by Anastasia

Question: This site is exactly what I needed to actually pull out those "someday" ideas off the shelf, but I can't seem to find anything on character betrayals. It is the main thing holding me back from completing the plot and moving onto the first draft.

My main character has a brother who is the true antagonist of the plot, but plays the "good guy" role for a good portion of the story, playing along with the good-guy group until about the third act.

The best example that I can think of at this moment in time is Tohru Adachi from the game Persona 4.

How would I build up towards the brother's betrayal (reveal, perhaps?) without it seeming obvious it was going to happen, or choppy to the point that it happens out of nowhere and makes no sense? And how do I surprise the reader with this?


Answer: Often it's a case where a series of events is unfolding (such as the brother's motivation, what's going on in his head, or the actions the brother is taking), but the writer deliberately conceals all this from the reader. Maybe the reader only sees the results of the brother's actions, so they have a sense that something is going on, but they don't know why or who is behind it.

Much like a mystery, however, the story only really makes sense once the hidden events have been revealed (usually in the fourth act).

You will need to have clues planted throughout the story. Once the reader reaches the end, they should be able to look back and realize that the evidence was there all along, if only they had paid closer attention. The revelation of the hidden events should make sense of what did not make sense before.

And, of course, you will throw up red herrings or alternative explanations to stop the reader from guessing the truth too soon.

If you are a plotter by nature, you might work out the hidden series of events at the same time you write your outline, noting what will not be revealed until later.

If you are more of a pantser, you may not do such detailed planning. However, when you finish a draft, you will go back and rewrite the earlier chapters to plant your clues, now that you know what's coming.

Either way, you are correct in thinking that the betrayal cannot come out of nowhere. The clues must be there all along. And the brother needs a plausible reason for his betrayal. The reader needs to see in hindsight that the villain's arc unfolds in a way that makes sense.

Best of luck.

Click here to post comments

Join in and submit your own question/topic! It's easy to do. How? Simply click here to return to Character Invite.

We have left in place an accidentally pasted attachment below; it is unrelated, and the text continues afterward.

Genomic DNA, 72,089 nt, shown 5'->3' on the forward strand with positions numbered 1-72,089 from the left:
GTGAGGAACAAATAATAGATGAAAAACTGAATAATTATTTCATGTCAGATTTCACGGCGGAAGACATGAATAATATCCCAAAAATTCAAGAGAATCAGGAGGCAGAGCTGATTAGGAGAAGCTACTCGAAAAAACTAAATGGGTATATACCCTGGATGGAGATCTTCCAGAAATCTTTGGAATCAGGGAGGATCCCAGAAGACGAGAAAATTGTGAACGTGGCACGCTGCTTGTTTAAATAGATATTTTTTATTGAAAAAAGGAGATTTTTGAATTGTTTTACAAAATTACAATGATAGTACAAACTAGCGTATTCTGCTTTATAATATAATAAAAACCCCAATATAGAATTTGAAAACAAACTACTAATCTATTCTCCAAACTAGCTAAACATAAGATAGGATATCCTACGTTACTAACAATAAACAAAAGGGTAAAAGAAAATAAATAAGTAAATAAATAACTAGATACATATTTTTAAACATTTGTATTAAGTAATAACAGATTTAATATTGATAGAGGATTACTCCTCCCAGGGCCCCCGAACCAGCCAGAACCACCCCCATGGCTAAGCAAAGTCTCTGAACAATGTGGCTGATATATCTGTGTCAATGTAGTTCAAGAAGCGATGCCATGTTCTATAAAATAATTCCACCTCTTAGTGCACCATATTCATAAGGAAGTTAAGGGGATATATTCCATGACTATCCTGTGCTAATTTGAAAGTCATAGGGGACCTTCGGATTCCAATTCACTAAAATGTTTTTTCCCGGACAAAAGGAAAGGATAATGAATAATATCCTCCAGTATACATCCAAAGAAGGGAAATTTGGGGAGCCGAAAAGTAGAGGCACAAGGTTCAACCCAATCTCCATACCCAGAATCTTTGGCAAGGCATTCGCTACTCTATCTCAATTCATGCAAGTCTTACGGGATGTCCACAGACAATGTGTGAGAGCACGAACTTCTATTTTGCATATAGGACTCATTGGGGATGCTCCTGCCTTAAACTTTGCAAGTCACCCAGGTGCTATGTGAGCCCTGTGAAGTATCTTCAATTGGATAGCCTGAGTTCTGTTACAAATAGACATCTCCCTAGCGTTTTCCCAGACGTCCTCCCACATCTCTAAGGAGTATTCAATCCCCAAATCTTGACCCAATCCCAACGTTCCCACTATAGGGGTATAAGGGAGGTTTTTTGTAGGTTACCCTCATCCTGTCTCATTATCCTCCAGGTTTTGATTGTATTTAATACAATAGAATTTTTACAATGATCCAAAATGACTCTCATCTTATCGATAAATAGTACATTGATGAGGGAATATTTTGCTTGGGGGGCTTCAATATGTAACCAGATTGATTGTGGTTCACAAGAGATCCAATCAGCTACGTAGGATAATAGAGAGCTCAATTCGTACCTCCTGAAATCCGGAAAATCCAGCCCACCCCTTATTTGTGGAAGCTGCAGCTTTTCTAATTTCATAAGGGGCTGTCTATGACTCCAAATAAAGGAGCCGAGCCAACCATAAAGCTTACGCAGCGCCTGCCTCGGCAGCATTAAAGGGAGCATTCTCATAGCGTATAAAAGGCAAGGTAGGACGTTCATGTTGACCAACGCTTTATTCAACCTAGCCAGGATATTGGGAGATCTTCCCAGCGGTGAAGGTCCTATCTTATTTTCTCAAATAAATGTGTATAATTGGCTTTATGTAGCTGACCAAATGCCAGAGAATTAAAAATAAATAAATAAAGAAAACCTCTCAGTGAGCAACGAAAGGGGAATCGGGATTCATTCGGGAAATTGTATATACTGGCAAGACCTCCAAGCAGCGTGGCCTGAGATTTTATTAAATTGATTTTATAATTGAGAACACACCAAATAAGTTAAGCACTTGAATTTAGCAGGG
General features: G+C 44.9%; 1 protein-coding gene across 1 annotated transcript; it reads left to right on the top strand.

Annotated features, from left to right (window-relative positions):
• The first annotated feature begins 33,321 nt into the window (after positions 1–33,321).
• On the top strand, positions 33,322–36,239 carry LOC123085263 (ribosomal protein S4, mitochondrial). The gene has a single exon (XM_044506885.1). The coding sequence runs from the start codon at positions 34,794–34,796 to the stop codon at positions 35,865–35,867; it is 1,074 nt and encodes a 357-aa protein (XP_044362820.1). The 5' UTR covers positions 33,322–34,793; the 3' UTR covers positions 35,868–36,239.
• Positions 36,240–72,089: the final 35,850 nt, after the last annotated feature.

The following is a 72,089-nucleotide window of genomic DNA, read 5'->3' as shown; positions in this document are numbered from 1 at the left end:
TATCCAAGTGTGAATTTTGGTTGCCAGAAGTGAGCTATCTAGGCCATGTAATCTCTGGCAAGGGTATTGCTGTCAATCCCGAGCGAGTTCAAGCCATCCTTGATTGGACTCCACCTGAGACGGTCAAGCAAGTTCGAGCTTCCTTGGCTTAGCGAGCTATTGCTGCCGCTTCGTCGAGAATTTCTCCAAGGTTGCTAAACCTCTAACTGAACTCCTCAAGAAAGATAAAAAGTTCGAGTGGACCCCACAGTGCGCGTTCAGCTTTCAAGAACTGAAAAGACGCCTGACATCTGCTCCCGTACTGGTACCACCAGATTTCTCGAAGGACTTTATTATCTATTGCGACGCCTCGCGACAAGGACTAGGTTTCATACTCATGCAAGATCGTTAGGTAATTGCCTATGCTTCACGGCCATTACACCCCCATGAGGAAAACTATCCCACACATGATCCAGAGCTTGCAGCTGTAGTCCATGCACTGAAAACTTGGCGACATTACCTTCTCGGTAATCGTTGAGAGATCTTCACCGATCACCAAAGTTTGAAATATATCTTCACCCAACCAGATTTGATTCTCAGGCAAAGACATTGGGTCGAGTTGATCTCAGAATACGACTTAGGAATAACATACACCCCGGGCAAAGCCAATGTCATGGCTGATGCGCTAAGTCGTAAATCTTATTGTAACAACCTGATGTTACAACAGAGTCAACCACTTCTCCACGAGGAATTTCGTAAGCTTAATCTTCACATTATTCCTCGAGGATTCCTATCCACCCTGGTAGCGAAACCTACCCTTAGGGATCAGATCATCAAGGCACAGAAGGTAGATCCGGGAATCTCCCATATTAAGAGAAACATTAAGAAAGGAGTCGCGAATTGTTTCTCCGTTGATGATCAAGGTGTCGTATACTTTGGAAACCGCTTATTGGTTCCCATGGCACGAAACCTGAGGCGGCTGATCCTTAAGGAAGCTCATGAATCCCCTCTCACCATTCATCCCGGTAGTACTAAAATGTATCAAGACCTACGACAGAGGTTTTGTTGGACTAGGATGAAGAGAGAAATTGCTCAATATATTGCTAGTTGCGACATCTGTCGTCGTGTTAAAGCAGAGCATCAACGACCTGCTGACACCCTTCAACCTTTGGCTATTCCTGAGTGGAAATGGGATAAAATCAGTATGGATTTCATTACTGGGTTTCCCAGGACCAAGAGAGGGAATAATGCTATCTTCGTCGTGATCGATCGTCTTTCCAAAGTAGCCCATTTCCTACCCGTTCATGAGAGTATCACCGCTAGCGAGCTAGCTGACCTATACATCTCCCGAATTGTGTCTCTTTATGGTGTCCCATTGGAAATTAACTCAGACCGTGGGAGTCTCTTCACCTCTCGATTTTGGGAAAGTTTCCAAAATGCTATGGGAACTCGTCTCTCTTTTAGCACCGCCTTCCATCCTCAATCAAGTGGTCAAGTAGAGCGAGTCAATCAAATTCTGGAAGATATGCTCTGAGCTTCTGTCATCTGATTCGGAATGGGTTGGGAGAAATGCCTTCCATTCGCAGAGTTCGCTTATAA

search this site the web
search engine by freefind

Celebrating our 2nd year as one of the...

 Step-by-Step Novel Planning Workbook

NEW! Make Money Writing Nonfiction Articles

"I've read more than fifty books on writing, writing novels, etc., but your website has the most useful and practical guidance. Now that I understand how a novel is structured, I will rewrite mine, confident that it will be a more interesting novel." - Lloyd Edwards

"Thanks to your "Create a Plot Outline in 8 Easy Steps," I was able to take a story that I simply just fooled around with and went willy nilly all over, into a clearly defined, intriguing battle where two characters fight to keep their relationship intact, and try to find a balance in control of themselves and their lives. Thanks to you, I'm not ashamed of the poor organization of my writing." - Nommanic Ragus

"I am so glad I found your site. It has helped me in so many ways, and has given me more confidence about myself and my work. Thank you for making this valuable resource, for me and my fellow writers. Perhaps you'll hear about me someday...I'll owe it to you." - Ruth, Milton, U.S.A.

"I never knew what to do with all the characters in my head, but since discovering Dramatica I am writing again in my spare time. Thank you for making this available. Yes, it is a bit complex, and it does take time, but I love it because it works." - Colin Shoeman

"I came across your website by chance. It is a plethora of knowledge, written in a simplistic way to help aspiring writers. I truly appreciate all of the information you have provided to help me successfully (relative term) write my novel. Thank you very much!" - Leo T. Rollins

"I can honestly say that this is the first website that is really helpful. You manage to answer complex questions in relatively short articles and with really intelligent answers. Thank you for taking the time to write these articles and sharing them so generously." - Chrystelle Nash

"...had no idea that a simple click would give me such a wealth of valuable information. The site not only offered extremely clear and helpful instructions but was a very enjoyable read as well. The education from your wonderful site has made me a better writer and your words have inspired me to get back to work on my novel. I wish to give you a heartfelt thanks for How to Write a Book Now, sir." -- Mike Chiero